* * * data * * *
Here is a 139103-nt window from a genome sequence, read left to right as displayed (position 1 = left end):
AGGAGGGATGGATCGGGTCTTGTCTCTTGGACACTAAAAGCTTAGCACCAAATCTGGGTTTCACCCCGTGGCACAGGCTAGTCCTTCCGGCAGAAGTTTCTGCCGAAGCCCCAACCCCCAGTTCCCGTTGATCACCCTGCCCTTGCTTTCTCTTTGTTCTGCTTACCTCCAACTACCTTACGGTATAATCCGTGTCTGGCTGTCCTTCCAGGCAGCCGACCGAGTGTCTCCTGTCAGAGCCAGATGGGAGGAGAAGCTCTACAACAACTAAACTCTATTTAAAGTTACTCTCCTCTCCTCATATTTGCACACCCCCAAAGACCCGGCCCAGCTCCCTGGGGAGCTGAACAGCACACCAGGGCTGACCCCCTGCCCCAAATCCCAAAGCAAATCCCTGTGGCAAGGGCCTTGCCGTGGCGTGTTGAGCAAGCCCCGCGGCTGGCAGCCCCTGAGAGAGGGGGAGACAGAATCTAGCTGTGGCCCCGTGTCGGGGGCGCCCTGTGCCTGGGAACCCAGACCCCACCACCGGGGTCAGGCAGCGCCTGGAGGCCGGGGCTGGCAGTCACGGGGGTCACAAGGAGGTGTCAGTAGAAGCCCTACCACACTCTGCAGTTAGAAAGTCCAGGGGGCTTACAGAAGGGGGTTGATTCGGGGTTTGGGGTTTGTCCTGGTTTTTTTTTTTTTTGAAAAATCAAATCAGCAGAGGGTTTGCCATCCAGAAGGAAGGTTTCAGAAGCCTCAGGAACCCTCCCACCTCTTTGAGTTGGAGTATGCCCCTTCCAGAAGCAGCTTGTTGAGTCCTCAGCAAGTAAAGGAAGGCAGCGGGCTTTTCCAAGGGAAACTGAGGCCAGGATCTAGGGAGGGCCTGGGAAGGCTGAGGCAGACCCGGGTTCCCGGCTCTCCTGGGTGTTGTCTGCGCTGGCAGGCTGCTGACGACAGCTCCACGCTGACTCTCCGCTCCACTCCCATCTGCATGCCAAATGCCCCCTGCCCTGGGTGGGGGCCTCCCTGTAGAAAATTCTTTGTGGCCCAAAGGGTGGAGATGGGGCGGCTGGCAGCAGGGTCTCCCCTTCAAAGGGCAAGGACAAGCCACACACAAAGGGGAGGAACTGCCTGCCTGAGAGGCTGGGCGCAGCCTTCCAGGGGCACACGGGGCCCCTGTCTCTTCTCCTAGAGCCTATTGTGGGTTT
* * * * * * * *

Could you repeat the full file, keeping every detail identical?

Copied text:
Here is a 139103-nt window from a genome sequence, read left to right as displayed (position 1 = left end):
AGGAGGGATGGATCGGGTCTTGTCTCTTGGACACTAAAAGCTTAGCACCAAATCTGGGTTTCACCCCGTGGCACAGGCTAGTCCTTCCGGCAGAAGTTTCTGCCGAAGCCCCAACCCCCAGTTCCCGTTGATCACCCTGCCCTTGCTTTCTCTTTGTTCTGCTTACCTCCAACTACCTTACGGTATAATCCGTGTCTGGCTGTCCTTCCAGGCAGCCGACCGAGTGTCTCCTGTCAGAGCCAGATGGGAGGAGAAGCTCTACAACAACTAAACTCTATTTAAAGTTACTCTCCTCTCCTCATATTTGCACACCCCCAAAGACCCGGCCCAGCTCCCTGGGGAGCTGAACAGCACACCAGGGCTGACCCCCTGCCCCAAATCCCAAAGCAAATCCCTGTGGCAAGGGCCTTGCCGTGGCGTGTTGAGCAAGCCCCGCGGCTGGCAGCCCCTGAGAGAGGGGGAGACAGAATCTAGCTGTGGCCCCGTGTCGGGGGCGCCCTGTGCCTGGGAACCCAGACCCCACCACCGGGGTCAGGCAGCGCCTGGAGGCCGGGGCTGGCAGTCACGGGGGTCACAAGGAGGTGTCAGTAGAAGCCCTACCACACTCTGCAGTTAGAAAGTCCAGGGGGCTTACAGAAGGGGGTTGATTCGGGGTTTGGGGTTTGTCCTGGTTTTTTTTTTTTTTGAAAAATCAAATCAGCAGAGGGTTTGCCATCCAGAAGGAAGGTTTCAGAAGCCTCAGGAACCCTCCCACCTCTTTGAGTTGGAGTATGCCCCTTCCAGAAGCAGCTTGTTGAGTCCTCAGCAAGTAAAGGAAGGCAGCGGGCTTTTCCAAGGGAAACTGAGGCCAGGATCTAGGGAGGGCCTGGGAAGGCTGAGGCAGACCCGGGTTCCCGGCTCTCCTGGGTGTTGTCTGCGCTGGCAGGCTGCTGACGACAGCTCCACGCTGACTCTCCGCTCCACTCCCATCTGCATGCCAAATGCCCCCTGCCCTGGGTGGGGGCCTCCCTGTAGAAAATTCTTTGTGGCCCAAAGGGTGGAGATGGGGCGGCTGGCAGCAGGGTCTCCCCTTCAAAGGGCAAGGACAAGCCACACACAAAGGGGAGGAACTGCCTGCCTGAGAGGCTGGGCGCAGCCTTCCAGGGGCACACGGGGCCCCTGTCTCTTCTCCTAGAGCCTATTGTGGGTTT